Like the former St. Louis Cardinal slugger, the park is gigantic and juiced.
This week the national media rediscovered a story that has been around for more than a year about the likely future of the ballpark and the Memphis Redbirds. My colleague Frank Murtaugh interviewed John Pontius a year ago. Frank also wrote this story about the park's financial plight before other local and national media jumped on it.
McGwire was juiced on steroids when he hit 70 home runs in 1998, setting the all-time single-season record, and when he appeared in Memphis with the Cardinals at the opening of AutoZone Park in 2000. The ballpark was juiced on hype and an unsustainable financing plan.
AutoZone Park has more than 14,000 seats plus a left-field berm and right-field picnic area and cost $80 million. It was a thrilling sight to see when more than 15,000 people came out to see the Cardinals and McGwire open the stadium with an exhibition game in 2000, just as it was thrilling to watch McGwire break Roger Maris's home run record and match Sammy Sosa home run for home run during the 1998 season.
By the same token, it was sad to see the crowds decline to a couple thousand or so, and McGwire descend into disgrace.
Thirteen years later, AutoZone Park is still a beautiful sight but too big and expensive by half. There are 44 luxury suites, many of them rarely used, whose leases expire after next year. Meanwhile, newer minor-league parks have no suites. The math on $80 million simply doesn't work.
McGwire was a very good ballplayer who juiced to become a muscle-bound behemoth and a great home run hitter. The ballpark failed its bondholders. McGwire failed his fans, and fell well short of the number of votes needed to get into the Hall of Fame again this year.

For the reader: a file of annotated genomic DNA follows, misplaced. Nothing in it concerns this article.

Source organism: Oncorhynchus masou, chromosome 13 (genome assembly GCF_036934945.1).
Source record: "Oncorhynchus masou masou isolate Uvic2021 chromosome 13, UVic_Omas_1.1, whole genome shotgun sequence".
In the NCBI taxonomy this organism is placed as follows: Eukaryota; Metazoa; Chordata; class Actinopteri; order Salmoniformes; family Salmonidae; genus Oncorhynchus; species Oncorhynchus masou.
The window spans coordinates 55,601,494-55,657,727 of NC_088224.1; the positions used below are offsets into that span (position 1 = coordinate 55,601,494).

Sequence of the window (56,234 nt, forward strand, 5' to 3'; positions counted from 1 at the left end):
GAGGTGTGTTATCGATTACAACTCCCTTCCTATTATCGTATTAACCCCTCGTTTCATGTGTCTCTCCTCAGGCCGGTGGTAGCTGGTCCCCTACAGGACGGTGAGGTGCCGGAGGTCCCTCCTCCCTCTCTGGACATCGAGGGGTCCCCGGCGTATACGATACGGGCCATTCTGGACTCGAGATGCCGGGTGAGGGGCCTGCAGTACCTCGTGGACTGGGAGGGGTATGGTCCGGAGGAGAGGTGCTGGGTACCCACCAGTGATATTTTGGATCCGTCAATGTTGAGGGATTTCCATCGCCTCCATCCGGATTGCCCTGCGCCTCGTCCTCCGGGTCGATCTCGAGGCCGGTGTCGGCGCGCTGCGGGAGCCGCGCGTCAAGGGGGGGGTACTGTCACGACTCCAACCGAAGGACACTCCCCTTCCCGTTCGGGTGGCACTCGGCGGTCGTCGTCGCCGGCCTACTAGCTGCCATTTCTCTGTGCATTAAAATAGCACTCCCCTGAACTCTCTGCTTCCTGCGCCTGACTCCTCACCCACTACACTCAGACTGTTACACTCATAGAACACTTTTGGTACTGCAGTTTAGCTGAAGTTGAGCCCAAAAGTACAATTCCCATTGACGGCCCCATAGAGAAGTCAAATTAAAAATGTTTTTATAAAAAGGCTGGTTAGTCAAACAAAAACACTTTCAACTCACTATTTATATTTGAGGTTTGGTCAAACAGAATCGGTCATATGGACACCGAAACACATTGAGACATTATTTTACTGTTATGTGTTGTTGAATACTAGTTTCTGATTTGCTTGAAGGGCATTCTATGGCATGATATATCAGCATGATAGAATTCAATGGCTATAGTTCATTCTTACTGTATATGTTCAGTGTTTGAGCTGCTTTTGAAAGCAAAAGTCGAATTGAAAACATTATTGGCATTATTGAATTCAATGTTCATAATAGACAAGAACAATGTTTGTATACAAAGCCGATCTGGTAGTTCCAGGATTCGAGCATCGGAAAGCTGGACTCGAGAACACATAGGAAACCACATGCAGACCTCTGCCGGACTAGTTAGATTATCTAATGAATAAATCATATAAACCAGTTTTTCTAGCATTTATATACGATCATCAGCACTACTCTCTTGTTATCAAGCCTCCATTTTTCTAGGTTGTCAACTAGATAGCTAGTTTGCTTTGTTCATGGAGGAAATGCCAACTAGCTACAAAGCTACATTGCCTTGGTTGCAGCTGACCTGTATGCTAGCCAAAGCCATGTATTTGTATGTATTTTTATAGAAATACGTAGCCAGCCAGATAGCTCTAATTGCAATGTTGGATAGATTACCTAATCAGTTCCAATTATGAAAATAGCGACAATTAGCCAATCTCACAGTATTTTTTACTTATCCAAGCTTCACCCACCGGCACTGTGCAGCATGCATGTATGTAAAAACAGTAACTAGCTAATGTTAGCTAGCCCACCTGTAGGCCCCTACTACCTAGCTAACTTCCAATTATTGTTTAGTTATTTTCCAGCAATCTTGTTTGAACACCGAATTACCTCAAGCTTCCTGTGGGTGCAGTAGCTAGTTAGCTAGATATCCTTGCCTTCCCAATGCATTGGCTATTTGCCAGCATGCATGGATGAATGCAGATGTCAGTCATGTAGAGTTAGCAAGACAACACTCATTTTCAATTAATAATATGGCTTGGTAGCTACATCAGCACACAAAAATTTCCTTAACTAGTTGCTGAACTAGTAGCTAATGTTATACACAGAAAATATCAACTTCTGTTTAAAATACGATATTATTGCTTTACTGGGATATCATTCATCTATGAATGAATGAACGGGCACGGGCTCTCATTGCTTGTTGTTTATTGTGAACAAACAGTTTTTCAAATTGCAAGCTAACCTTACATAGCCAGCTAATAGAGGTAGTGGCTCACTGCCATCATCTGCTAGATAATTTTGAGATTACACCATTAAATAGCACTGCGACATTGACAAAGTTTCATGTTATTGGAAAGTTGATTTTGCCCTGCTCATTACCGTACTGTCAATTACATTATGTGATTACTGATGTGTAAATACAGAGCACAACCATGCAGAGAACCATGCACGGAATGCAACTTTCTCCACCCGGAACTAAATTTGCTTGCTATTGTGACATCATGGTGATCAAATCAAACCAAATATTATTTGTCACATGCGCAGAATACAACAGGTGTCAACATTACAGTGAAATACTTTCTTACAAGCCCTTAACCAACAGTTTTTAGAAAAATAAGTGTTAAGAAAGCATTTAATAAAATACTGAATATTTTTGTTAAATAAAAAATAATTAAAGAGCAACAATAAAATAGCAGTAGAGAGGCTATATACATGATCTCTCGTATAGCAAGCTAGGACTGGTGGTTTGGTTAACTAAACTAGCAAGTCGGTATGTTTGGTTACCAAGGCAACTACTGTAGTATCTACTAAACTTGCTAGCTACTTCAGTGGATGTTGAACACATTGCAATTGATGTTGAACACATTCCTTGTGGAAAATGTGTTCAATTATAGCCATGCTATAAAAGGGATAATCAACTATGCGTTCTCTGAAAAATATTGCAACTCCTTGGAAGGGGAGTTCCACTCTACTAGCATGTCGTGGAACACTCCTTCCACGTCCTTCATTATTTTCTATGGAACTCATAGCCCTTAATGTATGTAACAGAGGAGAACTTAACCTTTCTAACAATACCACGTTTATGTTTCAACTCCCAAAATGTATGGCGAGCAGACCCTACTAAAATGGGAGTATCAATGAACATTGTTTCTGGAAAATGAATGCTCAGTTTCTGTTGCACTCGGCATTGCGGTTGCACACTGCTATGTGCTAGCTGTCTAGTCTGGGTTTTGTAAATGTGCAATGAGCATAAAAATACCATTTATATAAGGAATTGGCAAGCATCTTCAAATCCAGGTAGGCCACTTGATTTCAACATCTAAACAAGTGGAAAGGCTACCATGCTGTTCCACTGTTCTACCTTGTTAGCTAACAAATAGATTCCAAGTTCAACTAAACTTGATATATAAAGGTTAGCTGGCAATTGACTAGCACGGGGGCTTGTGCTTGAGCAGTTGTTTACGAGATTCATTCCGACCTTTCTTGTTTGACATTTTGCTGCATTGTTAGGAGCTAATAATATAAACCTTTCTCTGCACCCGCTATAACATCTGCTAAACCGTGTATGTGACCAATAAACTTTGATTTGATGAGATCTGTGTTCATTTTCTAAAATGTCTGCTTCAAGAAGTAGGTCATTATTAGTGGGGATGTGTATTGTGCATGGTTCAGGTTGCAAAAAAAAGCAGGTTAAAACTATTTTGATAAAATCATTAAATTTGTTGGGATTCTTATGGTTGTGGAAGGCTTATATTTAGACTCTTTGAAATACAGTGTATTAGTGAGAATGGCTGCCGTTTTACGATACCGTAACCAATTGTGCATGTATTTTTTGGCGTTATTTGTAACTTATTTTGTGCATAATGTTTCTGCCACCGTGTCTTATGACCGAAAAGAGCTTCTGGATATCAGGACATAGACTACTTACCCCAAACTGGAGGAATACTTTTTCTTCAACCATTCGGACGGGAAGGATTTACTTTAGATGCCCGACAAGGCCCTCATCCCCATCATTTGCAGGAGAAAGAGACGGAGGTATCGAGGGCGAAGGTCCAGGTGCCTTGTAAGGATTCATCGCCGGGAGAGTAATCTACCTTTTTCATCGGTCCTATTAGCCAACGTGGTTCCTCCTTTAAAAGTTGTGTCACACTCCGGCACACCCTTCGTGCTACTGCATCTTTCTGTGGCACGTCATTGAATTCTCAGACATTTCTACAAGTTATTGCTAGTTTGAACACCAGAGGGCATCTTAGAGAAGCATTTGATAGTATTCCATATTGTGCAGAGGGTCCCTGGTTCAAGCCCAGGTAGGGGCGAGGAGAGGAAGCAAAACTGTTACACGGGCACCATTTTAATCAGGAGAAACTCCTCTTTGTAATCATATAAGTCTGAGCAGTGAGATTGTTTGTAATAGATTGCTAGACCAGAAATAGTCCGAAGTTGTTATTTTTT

A no-juice major-league hitter does very well to hit 35 home runs year in and year out. A no-juice minor-league baseball stadium does very well to draw 7,000 fans per game year in and year out. Double those numbers and something's not going to add up.
The Memphis Redbirds open the 2013 season tonight with a double-header and, Murtaugh says, a line-up of future stars.
AutoZone Park was a case of Memphis thinking big but not being able to meet expectations; FedExForum was a case of Memphis thinking big and rising to expectations. Some of the credit for the latter must go to the former. The optimism was contagious, and spread to an ownership group and pursuit team determined to build a major-league stadium and attract a major-league team and a city and region willing to support it.
AutoZone Park was part of a development package that included the apartments to the east, the downtown elementary school, and the renovation of the William Moore office building. It replaced a blighted empty building, a porno theater, a mule barn, and parking lots on the corner across from The Peabody, downtown's most enduring commercial landmark. Sooner or later, the city will make a deal to buy the ballpark for a fraction of what it cost, as it should.